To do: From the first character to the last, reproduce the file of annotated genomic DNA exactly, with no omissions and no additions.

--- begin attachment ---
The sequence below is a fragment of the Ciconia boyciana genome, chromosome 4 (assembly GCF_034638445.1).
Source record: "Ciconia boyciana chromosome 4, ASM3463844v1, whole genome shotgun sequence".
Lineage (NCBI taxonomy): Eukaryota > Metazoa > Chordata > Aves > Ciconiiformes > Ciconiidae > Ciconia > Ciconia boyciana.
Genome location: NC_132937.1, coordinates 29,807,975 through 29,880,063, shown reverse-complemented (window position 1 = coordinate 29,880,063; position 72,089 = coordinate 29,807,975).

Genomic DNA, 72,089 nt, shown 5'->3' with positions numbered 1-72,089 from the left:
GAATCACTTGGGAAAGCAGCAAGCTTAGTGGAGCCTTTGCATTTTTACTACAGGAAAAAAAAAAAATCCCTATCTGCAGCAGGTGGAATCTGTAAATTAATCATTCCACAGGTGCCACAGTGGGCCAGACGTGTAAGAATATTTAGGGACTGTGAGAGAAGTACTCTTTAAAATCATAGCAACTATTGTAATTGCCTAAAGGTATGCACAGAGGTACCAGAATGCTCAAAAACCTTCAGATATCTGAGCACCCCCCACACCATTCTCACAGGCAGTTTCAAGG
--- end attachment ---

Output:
The sequence below is a fragment of the Ciconia boyciana genome, chromosome 4 (assembly GCF_034638445.1).
Source record: "Ciconia boyciana chromosome 4, ASM3463844v1, whole genome shotgun sequence".
Lineage (NCBI taxonomy): Eukaryota > Metazoa > Chordata > Aves > Ciconiiformes > Ciconiidae > Ciconia > Ciconia boyciana.
Genome location: NC_132937.1, coordinates 29,807,975 through 29,880,063, shown reverse-complemented (window position 1 = coordinate 29,880,063; position 72,089 = coordinate 29,807,975).

Genomic DNA, 72,089 nt, shown 5'->3' with positions numbered 1-72,089 from the left:
GAATCACTTGGGAAAGCAGCAAGCTTAGTGGAGCCTTTGCATTTTTACTACAGGAAAAAAAAAAAATCCCTATCTGCAGCAGGTGGAATCTGTAAATTAATCATTCCACAGGTGCCACAGTGGGCCAGACGTGTAAGAATATTTAGGGACTGTGAGAGAAGTACTCTTTAAAATCATAGCAACTATTGTAATTGCCTAAAGGTATGCACAGAGGTACCAGAATGCTCAAAAACCTTCAGATATCTGAGCACCCCCCACACCATTCTCACAGGCAGTTTCAAGG